Top 5 Sessions from the 2015, 19th Annual ACMO/CCI-T Condominium Conference

The 19th Annual ACMO/CCI-T Condominium Conference was one of the most successful conferences in its history. Held at at Toronto Congress Centre, it set new records with over 170 exhibitors and over 1,600 attendees. The level of creativity in terms of swag and fun also hit a new level (here’s a glimpse from our list of Top 10 Exhibitors from the Conference.

The theme this year was #leadingtheway, which represents ACMO and CCI-T’s aspirations to usher in a new era in condominium management and governance. We think this is a fitting theme, especially with Bill 106 having made large strides and expected to cause ripple effects in the industry in 2016.

In all, there were 19 very informative sessions covering a wide range of topics relating to condominiums. We picked out our 5 favourite sessions for you:

#1. Great Director Debate

Richard Elia (Elia Associates) moderated a highly controversial debate about whether there is a place for professional directors in the future of condominiums. Christine Dunn and Bill Thompson (Malvern) argued in favour of the need for professional directors while Ian Waldron and Carol Dirks (Fogler, Rubinoff) took the opposing view.

More specifically, the question was about whether it makes sense to bring in outside help to run a condo. Both sides had very strong arguments, but the “in favour” side seems to have won this debate by a slight margin. Here are some of the arguments convincingly articulated by both Dunn and Thompson:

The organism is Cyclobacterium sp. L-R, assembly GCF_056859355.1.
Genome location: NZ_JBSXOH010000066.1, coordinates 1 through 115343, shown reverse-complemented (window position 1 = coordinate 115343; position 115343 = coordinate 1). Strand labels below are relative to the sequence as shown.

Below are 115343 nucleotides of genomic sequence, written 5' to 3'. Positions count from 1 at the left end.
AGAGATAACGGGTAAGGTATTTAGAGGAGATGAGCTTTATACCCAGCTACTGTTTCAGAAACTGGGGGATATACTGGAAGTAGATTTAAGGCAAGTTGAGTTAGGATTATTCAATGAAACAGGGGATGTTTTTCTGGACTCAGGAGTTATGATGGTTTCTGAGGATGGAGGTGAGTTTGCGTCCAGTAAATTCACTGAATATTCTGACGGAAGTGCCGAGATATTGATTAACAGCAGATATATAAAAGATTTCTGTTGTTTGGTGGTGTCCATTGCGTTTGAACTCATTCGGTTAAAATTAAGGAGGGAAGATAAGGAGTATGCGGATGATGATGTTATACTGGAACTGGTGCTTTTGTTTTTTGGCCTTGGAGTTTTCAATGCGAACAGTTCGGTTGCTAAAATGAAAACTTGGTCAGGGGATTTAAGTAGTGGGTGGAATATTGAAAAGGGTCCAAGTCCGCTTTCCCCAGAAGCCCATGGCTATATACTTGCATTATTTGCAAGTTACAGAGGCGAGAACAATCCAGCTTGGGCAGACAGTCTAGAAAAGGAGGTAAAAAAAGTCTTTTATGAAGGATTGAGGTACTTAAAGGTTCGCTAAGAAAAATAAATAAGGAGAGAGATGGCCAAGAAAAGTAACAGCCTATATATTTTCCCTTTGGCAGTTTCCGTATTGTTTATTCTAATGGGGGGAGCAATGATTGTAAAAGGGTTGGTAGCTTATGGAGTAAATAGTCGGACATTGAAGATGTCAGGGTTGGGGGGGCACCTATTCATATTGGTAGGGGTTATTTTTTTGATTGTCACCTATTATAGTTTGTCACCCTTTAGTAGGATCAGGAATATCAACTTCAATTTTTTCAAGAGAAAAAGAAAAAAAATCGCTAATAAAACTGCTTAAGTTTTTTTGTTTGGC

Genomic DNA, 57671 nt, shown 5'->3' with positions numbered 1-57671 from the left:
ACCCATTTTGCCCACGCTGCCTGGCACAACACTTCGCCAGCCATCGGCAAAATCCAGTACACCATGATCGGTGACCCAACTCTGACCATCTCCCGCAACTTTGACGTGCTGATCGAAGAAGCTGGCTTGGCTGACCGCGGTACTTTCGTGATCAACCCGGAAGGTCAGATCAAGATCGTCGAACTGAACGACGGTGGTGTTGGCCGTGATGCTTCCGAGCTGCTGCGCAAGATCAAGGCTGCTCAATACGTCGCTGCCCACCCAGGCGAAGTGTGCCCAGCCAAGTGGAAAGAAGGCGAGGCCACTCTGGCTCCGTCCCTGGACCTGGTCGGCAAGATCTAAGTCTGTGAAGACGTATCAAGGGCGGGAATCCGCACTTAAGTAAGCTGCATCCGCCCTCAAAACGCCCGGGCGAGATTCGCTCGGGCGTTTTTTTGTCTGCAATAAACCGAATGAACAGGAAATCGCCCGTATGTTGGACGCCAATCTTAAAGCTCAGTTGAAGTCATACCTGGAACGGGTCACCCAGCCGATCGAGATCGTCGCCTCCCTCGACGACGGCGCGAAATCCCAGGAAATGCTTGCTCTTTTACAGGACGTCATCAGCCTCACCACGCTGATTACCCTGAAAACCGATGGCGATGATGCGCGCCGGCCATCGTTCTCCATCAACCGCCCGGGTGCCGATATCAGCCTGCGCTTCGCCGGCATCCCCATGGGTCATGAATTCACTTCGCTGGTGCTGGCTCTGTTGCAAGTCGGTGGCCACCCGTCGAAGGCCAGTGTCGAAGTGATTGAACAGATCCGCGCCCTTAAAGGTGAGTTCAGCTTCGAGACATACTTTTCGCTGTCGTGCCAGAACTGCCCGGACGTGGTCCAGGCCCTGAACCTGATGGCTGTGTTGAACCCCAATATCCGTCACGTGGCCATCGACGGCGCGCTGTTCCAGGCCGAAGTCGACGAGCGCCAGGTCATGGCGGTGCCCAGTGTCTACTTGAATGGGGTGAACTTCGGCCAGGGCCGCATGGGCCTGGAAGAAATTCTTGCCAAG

At the top of the list for the “in favour” camp is the fact that professional directors would bring about a) more competency; and b) lower eventual expenses. The belief is that increased education to current directors would not be sufficient in accomplishing both a) and b).

Towards the end, however, both sides showed a hint of possibility of a middle ground between the two opposing views:

For now, this concept is somewhat theoretical. The real answer as to whether this is an appropriate solution to running a condo can only be seen when it is tested in reality. Further, the urgency (or non-urgency) will become more obvious after we have a chance to observe the effects of increased and mandatory education to board members.

(To see a list of the specific issues of the debate, here’s a summary of the presentation from ACMO.)

#2. To Be or Not to B&B

The AirBnB concept has single-handedly altered the hotel landscape and is now increasingly causing disruption in condos in Toronto. Is it even a problem? How prevalent are AirBnB users in Toronto? What is the impact on condos? How do you ensure compliance? Tania Haluk (FirstService Residential) hosted Roger Thompson (FirstService Residential) and Jason Rivait (Lash Condo Law) to answer these questions and more.

The session revealed that there are currently 6,000 active Airbnb listings in the GTA, many of them in condos. The consensus was that this poses many problems.

In order to deal with the growing trend of short-term rentals, developers seem inclined to draft declarations that are more accommodating.

However, to managers and residents of condos, this causes major headaches, many of which Mr. Rivait has previously discussed in other publications. There are wide-ranging issues from compliance, security, insurance, community engagement, tenancy and more.

While it doesn’t look like Ontario condo legislation will step in and regulate the phenomenon, other jurisdictions have taken different approaches. Most notably, New York City levies hefty fines under certain circumstances involving AirBnB.